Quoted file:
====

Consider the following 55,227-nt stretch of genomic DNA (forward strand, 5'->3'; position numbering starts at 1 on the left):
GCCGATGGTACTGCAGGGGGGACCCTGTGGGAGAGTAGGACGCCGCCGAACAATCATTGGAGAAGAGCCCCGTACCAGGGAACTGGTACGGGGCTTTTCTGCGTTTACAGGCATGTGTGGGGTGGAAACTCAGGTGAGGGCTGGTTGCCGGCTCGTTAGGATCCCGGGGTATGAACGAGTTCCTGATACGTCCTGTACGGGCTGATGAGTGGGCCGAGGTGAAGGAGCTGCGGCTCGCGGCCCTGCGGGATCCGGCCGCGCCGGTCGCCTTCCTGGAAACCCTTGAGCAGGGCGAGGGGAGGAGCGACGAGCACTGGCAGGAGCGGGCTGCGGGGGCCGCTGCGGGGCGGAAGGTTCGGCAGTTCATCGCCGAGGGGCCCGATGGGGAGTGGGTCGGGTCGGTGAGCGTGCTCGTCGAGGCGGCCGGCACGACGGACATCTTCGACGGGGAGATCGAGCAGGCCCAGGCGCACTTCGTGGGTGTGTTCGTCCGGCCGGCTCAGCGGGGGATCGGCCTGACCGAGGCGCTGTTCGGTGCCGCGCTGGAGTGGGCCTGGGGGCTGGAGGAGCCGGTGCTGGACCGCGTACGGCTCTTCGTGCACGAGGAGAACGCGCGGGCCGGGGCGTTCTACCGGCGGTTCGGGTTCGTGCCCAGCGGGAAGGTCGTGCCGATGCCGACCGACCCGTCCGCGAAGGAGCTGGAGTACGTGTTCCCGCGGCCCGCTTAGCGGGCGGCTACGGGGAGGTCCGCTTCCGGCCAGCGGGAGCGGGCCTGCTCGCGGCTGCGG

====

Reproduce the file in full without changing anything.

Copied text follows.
Consider the following 55,227-nt stretch of genomic DNA (forward strand, 5'->3'; position numbering starts at 1 on the left):
GCCGATGGTACTGCAGGGGGGACCCTGTGGGAGAGTAGGACGCCGCCGAACAATCATTGGAGAAGAGCCCCGTACCAGGGAACTGGTACGGGGCTTTTCTGCGTTTACAGGCATGTGTGGGGTGGAAACTCAGGTGAGGGCTGGTTGCCGGCTCGTTAGGATCCCGGGGTATGAACGAGTTCCTGATACGTCCTGTACGGGCTGATGAGTGGGCCGAGGTGAAGGAGCTGCGGCTCGCGGCCCTGCGGGATCCGGCCGCGCCGGTCGCCTTCCTGGAAACCCTTGAGCAGGGCGAGGGGAGGAGCGACGAGCACTGGCAGGAGCGGGCTGCGGGGGCCGCTGCGGGGCGGAAGGTTCGGCAGTTCATCGCCGAGGGGCCCGATGGGGAGTGGGTCGGGTCGGTGAGCGTGCTCGTCGAGGCGGCCGGCACGACGGACATCTTCGACGGGGAGATCGAGCAGGCCCAGGCGCACTTCGTGGGTGTGTTCGTCCGGCCGGCTCAGCGGGGGATCGGCCTGACCGAGGCGCTGTTCGGTGCCGCGCTGGAGTGGGCCTGGGGGCTGGAGGAGCCGGTGCTGGACCGCGTACGGCTCTTCGTGCACGAGGAGAACGCGCGGGCCGGGGCGTTCTACCGGCGGTTCGGGTTCGTGCCCAGCGGGAAGGTCGTGCCGATGCCGACCGACCCGTCCGCGAAGGAGCTGGAGTACGTGTTCCCGCGGCCCGCTTAGCGGGCGGCTACGGGGAGGTCCGCTTCCGGCCAGCGGGAGCGGGCCTGCTCGCGGCTGCGG